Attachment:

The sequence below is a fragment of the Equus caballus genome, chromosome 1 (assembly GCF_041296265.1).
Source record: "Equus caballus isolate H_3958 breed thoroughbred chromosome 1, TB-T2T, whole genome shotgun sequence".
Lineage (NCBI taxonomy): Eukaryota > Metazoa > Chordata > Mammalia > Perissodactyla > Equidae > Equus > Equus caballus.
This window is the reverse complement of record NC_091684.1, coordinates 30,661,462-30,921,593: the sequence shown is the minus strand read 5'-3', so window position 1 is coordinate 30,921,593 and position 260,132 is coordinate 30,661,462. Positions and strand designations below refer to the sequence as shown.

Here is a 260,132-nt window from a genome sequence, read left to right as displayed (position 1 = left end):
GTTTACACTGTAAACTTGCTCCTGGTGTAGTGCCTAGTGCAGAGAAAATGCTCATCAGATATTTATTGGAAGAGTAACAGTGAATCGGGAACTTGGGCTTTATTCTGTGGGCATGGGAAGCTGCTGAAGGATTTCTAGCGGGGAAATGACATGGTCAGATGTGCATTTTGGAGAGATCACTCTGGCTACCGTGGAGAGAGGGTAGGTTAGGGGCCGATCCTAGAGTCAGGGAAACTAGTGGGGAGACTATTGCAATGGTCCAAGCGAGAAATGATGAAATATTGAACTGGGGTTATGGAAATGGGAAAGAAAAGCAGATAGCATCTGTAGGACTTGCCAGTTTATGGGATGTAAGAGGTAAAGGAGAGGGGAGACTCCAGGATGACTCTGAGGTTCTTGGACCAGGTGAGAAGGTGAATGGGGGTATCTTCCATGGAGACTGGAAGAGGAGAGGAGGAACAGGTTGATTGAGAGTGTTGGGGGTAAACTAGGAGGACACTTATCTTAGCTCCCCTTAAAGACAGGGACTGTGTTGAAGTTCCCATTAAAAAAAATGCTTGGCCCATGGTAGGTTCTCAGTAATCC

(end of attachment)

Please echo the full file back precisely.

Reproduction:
The sequence below is a fragment of the Equus caballus genome, chromosome 1 (assembly GCF_041296265.1).
Source record: "Equus caballus isolate H_3958 breed thoroughbred chromosome 1, TB-T2T, whole genome shotgun sequence".
Lineage (NCBI taxonomy): Eukaryota > Metazoa > Chordata > Mammalia > Perissodactyla > Equidae > Equus > Equus caballus.
This window is the reverse complement of record NC_091684.1, coordinates 30,661,462-30,921,593: the sequence shown is the minus strand read 5'-3', so window position 1 is coordinate 30,921,593 and position 260,132 is coordinate 30,661,462. Positions and strand designations below refer to the sequence as shown.

Here is a 260,132-nt window from a genome sequence, read left to right as displayed (position 1 = left end):
GTTTACACTGTAAACTTGCTCCTGGTGTAGTGCCTAGTGCAGAGAAAATGCTCATCAGATATTTATTGGAAGAGTAACAGTGAATCGGGAACTTGGGCTTTATTCTGTGGGCATGGGAAGCTGCTGAAGGATTTCTAGCGGGGAAATGACATGGTCAGATGTGCATTTTGGAGAGATCACTCTGGCTACCGTGGAGAGAGGGTAGGTTAGGGGCCGATCCTAGAGTCAGGGAAACTAGTGGGGAGACTATTGCAATGGTCCAAGCGAGAAATGATGAAATATTGAACTGGGGTTATGGAAATGGGAAAGAAAAGCAGATAGCATCTGTAGGACTTGCCAGTTTATGGGATGTAAGAGGTAAAGGAGAGGGGAGACTCCAGGATGACTCTGAGGTTCTTGGACCAGGTGAGAAGGTGAATGGGGGTATCTTCCATGGAGACTGGAAGAGGAGAGGAGGAACAGGTTGATTGAGAGTGTTGGGGGTAAACTAGGAGGACACTTATCTTAGCTCCCCTTAAAGACAGGGACTGTGTTGAAGTTCCCATTAAAAAAAATGCTTGGCCCATGGTAGGTTCTCAGTAATCC